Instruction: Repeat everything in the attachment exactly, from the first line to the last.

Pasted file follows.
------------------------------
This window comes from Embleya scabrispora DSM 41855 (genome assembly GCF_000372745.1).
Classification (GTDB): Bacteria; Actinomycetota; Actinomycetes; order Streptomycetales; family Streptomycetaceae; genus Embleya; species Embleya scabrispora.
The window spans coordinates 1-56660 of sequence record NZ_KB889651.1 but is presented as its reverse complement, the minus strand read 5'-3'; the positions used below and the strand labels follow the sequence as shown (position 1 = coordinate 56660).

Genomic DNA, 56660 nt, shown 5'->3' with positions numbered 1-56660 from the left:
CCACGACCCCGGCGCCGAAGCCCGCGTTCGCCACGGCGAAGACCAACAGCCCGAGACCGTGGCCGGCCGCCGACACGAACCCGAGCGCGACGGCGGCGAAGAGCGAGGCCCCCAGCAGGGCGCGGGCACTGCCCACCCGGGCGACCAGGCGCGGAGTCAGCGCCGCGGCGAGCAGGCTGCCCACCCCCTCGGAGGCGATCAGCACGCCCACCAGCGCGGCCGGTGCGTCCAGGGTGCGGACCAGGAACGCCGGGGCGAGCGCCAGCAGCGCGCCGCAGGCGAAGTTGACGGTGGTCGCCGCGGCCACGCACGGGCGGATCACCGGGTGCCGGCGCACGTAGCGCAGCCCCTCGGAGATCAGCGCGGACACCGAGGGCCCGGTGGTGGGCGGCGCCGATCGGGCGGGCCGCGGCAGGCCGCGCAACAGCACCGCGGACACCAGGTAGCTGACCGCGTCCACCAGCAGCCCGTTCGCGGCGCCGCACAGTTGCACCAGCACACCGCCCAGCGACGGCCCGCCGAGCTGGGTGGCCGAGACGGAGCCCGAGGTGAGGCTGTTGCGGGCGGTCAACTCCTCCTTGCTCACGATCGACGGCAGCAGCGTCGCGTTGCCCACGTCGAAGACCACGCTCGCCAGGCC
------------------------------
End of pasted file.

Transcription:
This window comes from Embleya scabrispora DSM 41855 (genome assembly GCF_000372745.1).
Classification (GTDB): Bacteria; Actinomycetota; Actinomycetes; order Streptomycetales; family Streptomycetaceae; genus Embleya; species Embleya scabrispora.
The window spans coordinates 1-56660 of sequence record NZ_KB889651.1 but is presented as its reverse complement, the minus strand read 5'-3'; the positions used below and the strand labels follow the sequence as shown (position 1 = coordinate 56660).

Genomic DNA, 56660 nt, shown 5'->3' with positions numbered 1-56660 from the left:
CCACGACCCCGGCGCCGAAGCCCGCGTTCGCCACGGCGAAGACCAACAGCCCGAGACCGTGGCCGGCCGCCGACACGAACCCGAGCGCGACGGCGGCGAAGAGCGAGGCCCCCAGCAGGGCGCGGGCACTGCCCACCCGGGCGACCAGGCGCGGAGTCAGCGCCGCGGCGAGCAGGCTGCCCACCCCCTCGGAGGCGATCAGCACGCCCACCAGCGCGGCCGGTGCGTCCAGGGTGCGGACCAGGAACGCCGGGGCGAGCGCCAGCAGCGCGCCGCAGGCGAAGTTGACGGTGGTCGCCGCGGCCACGCACGGGCGGATCACCGGGTGCCGGCGCACGTAGCGCAGCCCCTCGGAGATCAGCGCGGACACCGAGGGCCCGGTGGTGGGCGGCGCCGATCGGGCGGGCCGCGGCAGGCCGCGCAACAGCACCGCGGACACCAGGTAGCTGACCGCGTCCACCAGCAGCCCGTTCGCGGCGCCGCACAGTTGCACCAGCACACCGCCCAGCGACGGCCCGCCGAGCTGGGTGGCCGAGACGGAGCCCGAGGTGAGGCTGTTGCGGGCGGTCAACTCCTCCTTGCTCACGATCGACGGCAGCAGCGTCGCGTTGCCCACGTCGAAGACCACGCTCGCCAGGCC